Regarding the Lake of Fire, I too see it as applying to this life, not the after-life. If you look closely at Rev 20 you see that it is the “dead” who are standing before God. I believe this is referring to those who are “dead in sin.” They are condemned to suffer the natural consequences of their sin; this is the Lake of Fire.

Rev 20:11-15 NKJV
11 Then I saw a great white throne and Him who sat on it, from whose face the earth and the heaven fled away. And there was found no place for them. 12 And I saw the dead, small and great, standing before God, and books were opened. And another book was opened, which is the Book of Life. And the dead were judged according to their works, by the things which were written in the books. 13 The sea gave up the dead who were in it, and Death and Hades delivered up the dead who were in them. And they were judged, each one according to his works. 14 Then Death and Hades were cast into the lake of fire. This is the second death. 15 And anyone not found written in the Book of Life was cast into the lake of fire.

Todd


#8

Excellent summary, Todd; my heart was warmed from reading it :smiley: It’s always exciting to find someone espousing a view so similar to one’s own!

Aaron


#9

Todd,
I can really see how a lot of that passage could fit well with the idea of the Lake of Fire being here and now. The only part that confuses me as to how it fits is verses 14 and 15. Do you have a view/ explanation on that?


#10

Hi Melchizedek,

The following may or may not be how Todd understands this passage, but as one who shares his view that punishment is entirely confined to this world, I thought I’d offer my interpretation for your consideration.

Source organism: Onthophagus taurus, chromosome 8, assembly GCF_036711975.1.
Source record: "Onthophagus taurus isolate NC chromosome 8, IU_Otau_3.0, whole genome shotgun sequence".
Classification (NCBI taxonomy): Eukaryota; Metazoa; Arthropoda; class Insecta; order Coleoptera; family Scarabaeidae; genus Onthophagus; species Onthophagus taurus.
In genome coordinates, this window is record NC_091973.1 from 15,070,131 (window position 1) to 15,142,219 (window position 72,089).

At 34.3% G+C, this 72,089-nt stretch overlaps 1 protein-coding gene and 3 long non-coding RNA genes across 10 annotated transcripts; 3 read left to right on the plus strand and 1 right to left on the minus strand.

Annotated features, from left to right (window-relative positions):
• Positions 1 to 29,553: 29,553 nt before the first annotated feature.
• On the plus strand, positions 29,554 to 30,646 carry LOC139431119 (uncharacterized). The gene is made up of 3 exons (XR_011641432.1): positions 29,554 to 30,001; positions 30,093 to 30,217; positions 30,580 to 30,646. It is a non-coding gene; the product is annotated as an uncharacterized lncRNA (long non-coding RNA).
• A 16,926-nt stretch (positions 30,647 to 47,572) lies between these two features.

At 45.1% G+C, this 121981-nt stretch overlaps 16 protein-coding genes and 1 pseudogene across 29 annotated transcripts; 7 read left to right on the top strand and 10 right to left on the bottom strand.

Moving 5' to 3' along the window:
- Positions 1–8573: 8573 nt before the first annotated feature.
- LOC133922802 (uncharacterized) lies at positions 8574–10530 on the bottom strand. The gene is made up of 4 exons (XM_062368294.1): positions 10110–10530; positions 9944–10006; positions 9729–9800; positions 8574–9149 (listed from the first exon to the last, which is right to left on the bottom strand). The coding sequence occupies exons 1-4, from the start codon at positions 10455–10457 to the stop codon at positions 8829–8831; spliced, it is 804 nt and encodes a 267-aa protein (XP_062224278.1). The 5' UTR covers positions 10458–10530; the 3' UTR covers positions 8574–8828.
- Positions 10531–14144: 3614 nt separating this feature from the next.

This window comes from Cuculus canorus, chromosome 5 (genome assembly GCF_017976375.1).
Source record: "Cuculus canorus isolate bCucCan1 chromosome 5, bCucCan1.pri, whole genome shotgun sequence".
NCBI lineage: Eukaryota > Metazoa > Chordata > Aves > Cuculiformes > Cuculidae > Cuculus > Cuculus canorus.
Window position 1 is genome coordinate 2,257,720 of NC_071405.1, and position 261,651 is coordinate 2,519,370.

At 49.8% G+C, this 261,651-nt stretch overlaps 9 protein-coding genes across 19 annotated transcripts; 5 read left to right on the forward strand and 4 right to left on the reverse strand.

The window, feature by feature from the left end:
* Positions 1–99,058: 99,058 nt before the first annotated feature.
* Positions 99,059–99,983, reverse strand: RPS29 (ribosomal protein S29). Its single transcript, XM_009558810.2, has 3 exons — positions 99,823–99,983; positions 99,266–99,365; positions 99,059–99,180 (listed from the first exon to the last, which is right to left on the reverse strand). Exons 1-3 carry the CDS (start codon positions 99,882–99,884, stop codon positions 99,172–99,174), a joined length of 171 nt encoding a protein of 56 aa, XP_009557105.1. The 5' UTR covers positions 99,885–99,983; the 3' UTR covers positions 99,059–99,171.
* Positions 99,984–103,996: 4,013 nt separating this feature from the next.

I see Rev 20:11-5 as being a figurative description of the judgment that God brought upon the unbelieving people of Israel at the end of the Mosaic dispensation in 70 AD. It is simply a more climactic and closing description of what John had previously described in Revelation 6:12-17, making chapter 20 a recapitulation. Notice that in both passages we find “the heavens” (the sky) and “the earth” (the land masses) being “removed” (which is simply figurative, prophetic imagery signifying the overthrow of a nation or existing social order). Notice also that in both passages we have all different classes of people: in Rev 6:15 we read of “the kings of the earth, the great ones and the generals and the rich and the powerful,” which corresponds to “the great” in Rev 20:12. In chapter 6, “everyone, slave and free” corresponds to “the small” in chapter 20. Finally, we have the image of one “who is seated on the throne” in Rev 6:16, which corresponds to John’s later description of “a great white throne and him who sat on it” (20:11). Both chapters are simply different perspectives on the final overthrow of the Jewish nation in 70 A.D., when all the righteous blood shed on the earth came upon the spiritually dead men and women of that “crooked generation.” Jesus even applies language similar to what John uses in Rev 6:15-16 to the severe calamites that were soon to come upon the doomed capital city of Israel (Luke 23:28-30).